86 ± 15

61 ± 22*

78 ± 18* †‡

 

Control

73 ± 13

51 ± 9*

53 ± 12*

RPP (bpm·mmHg)

Iloprost

2,105 ± 342

4,390 ± 766*

2,904 ± 727* †‡

 

Control

2,343 ± 816

4,373 ± 997*

4,414 ± 995*

ΔHR·PVA (%)

Iloprost

100 ± 0

191 ± 66*

122 ± 29†‡

 

Control

100 ± 0

188 ± 44*

197 ± 49*

Values are shown for baseline and in pulmonary hypertension before inhalation and 5 minutes after inhalation of either iloprost or control. For the complete experimental time course, see Additional file 5. Values are expressed as mean ± standard deviation. *P < 0.05 versus baseline; P < 0.05 versus before inhalation; P < 0.05 iloprost versus control (corrected for multiple comparisons). bpm, beats/minute; ΔHR·PVA, changes in the product of heart rate and pressure-volume area; RCA-PP, right coronary artery perfusion pressure; RPP, right ventricular rate pressure product.

Figure 3

The effects of inhaled iloprost on RV afterload and contractility in animals with PHT. (a) RV afterload is illustrated with effective pulmonary arterial elastance (PA-Ea), and (b) the slopes of the PQ relationships in the PA. RV contractility is shown as (c) Mw and (d) Emax. Data are expressed as mean ± standard deviation. *P < 0.05 versus BL; P < 0.05 versus before inhalation; P < 0.05, ILO versus C (adjusted for multiple comparisons). In addition, P values of the repeated measures analysis of variance are shown separately for the time, group and INT (time × group) effects. BL, baseline; C, control; Ea, effective arterial elastance; Emax, slope of the end-systolic pressure-volume relationship; ILO, iloprost; INT, interaction; Mw, slope of the preload-recruitable stroke work relationship; PHT, pulmonary hypertension; PA, pulmonary artery; PQ, pressure-flow; RV, right ventricular.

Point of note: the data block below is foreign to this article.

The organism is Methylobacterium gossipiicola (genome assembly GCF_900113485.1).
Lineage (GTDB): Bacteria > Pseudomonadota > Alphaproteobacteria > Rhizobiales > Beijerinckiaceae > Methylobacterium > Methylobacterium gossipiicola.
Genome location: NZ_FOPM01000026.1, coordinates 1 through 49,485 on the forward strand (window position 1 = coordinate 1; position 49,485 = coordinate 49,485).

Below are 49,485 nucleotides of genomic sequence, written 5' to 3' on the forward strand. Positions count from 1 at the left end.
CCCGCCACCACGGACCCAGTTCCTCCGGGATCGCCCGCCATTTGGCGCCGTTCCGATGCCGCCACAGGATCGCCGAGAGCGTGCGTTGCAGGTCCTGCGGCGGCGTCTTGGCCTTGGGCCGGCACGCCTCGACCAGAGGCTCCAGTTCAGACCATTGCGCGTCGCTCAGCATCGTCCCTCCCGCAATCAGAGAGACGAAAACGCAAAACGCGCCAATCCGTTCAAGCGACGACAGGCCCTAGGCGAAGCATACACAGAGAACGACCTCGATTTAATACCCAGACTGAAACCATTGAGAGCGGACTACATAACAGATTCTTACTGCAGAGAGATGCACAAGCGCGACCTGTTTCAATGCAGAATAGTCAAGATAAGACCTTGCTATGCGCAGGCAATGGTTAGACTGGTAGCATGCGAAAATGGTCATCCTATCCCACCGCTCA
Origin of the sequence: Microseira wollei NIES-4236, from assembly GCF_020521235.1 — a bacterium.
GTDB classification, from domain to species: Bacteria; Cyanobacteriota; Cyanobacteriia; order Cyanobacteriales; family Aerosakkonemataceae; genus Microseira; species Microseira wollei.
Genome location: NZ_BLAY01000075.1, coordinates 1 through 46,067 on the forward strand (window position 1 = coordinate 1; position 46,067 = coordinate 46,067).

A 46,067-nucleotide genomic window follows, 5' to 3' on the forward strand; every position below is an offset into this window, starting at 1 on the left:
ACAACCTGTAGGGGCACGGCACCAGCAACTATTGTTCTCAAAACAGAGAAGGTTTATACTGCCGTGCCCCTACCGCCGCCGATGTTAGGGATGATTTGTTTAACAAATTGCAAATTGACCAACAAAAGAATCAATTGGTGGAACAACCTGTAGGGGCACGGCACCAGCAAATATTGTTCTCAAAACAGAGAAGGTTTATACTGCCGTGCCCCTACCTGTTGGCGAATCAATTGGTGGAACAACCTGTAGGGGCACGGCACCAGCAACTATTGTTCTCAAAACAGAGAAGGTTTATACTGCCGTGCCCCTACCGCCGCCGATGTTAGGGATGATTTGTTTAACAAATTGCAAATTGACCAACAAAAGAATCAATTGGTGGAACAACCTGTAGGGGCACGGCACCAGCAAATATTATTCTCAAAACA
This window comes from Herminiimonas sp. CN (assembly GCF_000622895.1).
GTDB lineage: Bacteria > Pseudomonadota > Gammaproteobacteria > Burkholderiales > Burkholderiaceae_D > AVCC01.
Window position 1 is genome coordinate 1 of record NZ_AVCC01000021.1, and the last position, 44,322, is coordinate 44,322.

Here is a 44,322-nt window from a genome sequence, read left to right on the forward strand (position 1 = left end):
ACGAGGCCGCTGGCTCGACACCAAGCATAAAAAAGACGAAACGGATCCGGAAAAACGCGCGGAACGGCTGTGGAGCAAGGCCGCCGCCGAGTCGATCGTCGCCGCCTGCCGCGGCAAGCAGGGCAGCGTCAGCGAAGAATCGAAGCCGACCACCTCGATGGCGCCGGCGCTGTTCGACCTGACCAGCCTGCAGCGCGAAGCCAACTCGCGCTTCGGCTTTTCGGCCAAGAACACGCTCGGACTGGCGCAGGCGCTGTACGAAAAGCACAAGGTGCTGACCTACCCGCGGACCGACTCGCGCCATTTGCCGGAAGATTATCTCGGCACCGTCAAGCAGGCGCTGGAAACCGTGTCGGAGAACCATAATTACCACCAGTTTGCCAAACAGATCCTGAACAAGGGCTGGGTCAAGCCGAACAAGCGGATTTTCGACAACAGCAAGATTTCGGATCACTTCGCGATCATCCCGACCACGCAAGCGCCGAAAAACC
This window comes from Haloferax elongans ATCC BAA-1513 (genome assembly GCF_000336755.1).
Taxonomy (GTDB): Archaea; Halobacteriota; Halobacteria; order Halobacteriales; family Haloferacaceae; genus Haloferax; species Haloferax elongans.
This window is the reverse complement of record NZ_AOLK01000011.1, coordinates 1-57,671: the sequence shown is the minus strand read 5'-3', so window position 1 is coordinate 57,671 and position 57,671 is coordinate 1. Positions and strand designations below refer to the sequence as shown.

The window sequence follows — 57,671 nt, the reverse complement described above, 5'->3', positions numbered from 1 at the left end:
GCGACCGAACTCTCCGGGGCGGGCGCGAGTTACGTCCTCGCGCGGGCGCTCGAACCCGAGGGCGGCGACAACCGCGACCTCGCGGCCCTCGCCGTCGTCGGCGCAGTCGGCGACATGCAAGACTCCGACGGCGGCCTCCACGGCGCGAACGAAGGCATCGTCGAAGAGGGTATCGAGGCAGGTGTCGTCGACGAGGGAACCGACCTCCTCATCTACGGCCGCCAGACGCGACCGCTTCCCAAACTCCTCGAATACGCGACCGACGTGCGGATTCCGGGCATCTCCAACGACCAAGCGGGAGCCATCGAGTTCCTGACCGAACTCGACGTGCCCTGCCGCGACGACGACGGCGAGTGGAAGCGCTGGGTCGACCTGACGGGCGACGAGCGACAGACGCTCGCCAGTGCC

Figure 4

The effects of inhaled iloprost on ventricular interdependence. Shown are the effects of inhaled iloprost on end-diastolic and endsystolic volumes in the (a) right ventricle and (b) left ventricle in animals with PHT. Data are expressed as mean ± standard deviation. *P < 0.05 versus BL; P < 0.05 versus before inhalation; P < 0.05, ILO versus C (adjusted for multiple comparisons). In addition, P values of the repeated measures analysis of variance are shown separately for the time, group and INT (time × group) effects. BL, baseline; EDV, end-diastolic volume; ESV, end-systolic volume; ILO, iloprost; INT, interaction; LV, left ventricular; PHT, pulmonary hypertension; RV, right ventricular.

In the left ventricle, Mw increased during hypoxia-induced PHT whereas Ea was no different from baseline (Table 5). Finally, PHT caused a significant reduction in left ventricular (LV) end-diastolic volumes (Figure 4b) whereas parameters of LV diastolic function were not significantly different from control (Table 5).